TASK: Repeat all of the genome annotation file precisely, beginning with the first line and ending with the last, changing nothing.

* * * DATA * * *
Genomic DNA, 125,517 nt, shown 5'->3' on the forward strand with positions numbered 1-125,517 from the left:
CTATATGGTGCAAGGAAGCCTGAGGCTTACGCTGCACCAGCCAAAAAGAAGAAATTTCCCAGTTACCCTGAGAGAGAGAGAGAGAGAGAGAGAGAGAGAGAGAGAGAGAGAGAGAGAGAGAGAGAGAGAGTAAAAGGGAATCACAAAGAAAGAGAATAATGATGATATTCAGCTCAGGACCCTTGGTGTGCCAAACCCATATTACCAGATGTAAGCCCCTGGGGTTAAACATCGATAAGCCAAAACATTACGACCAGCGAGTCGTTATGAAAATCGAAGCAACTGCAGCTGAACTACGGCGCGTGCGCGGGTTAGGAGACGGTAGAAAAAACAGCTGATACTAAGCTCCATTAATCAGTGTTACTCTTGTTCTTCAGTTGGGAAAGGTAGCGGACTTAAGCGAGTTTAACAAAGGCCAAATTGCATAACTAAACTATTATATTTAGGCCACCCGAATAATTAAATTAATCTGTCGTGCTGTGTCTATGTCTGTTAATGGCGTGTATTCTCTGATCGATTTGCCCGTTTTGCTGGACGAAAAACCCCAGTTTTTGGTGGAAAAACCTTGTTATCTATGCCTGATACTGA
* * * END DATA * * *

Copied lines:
Genomic DNA, 125,517 nt, shown 5'->3' on the forward strand with positions numbered 1-125,517 from the left:
CTATATGGTGCAAGGAAGCCTGAGGCTTACGCTGCACCAGCCAAAAAGAAGAAATTTCCCAGTTACCCTGAGAGAGAGAGAGAGAGAGAGAGAGAGAGAGAGAGAGAGAGAGAGAGAGAGAGAGAGAGAGTAAAAGGGAATCACAAAGAAAGAGAATAATGATGATATTCAGCTCAGGACCCTTGGTGTGCCAAACCCATATTACCAGATGTAAGCCCCTGGGGTTAAACATCGATAAGCCAAAACATTACGACCAGCGAGTCGTTATGAAAATCGAAGCAACTGCAGCTGAACTACGGCGCGTGCGCGGGTTAGGAGACGGTAGAAAAAACAGCTGATACTAAGCTCCATTAATCAGTGTTACTCTTGTTCTTCAGTTGGGAAAGGTAGCGGACTTAAGCGAGTTTAACAAAGGCCAAATTGCATAACTAAACTATTATATTTAGGCCACCCGAATAATTAAATTAATCTGTCGTGCTGTGTCTATGTCTGTTAATGGCGTGTATTCTCTGATCGATTTGCCCGTTTTGCTGGACGAAAAACCCCAGTTTTTGGTGGAAAAACCTTGTTATCTATGCCTGATACTGA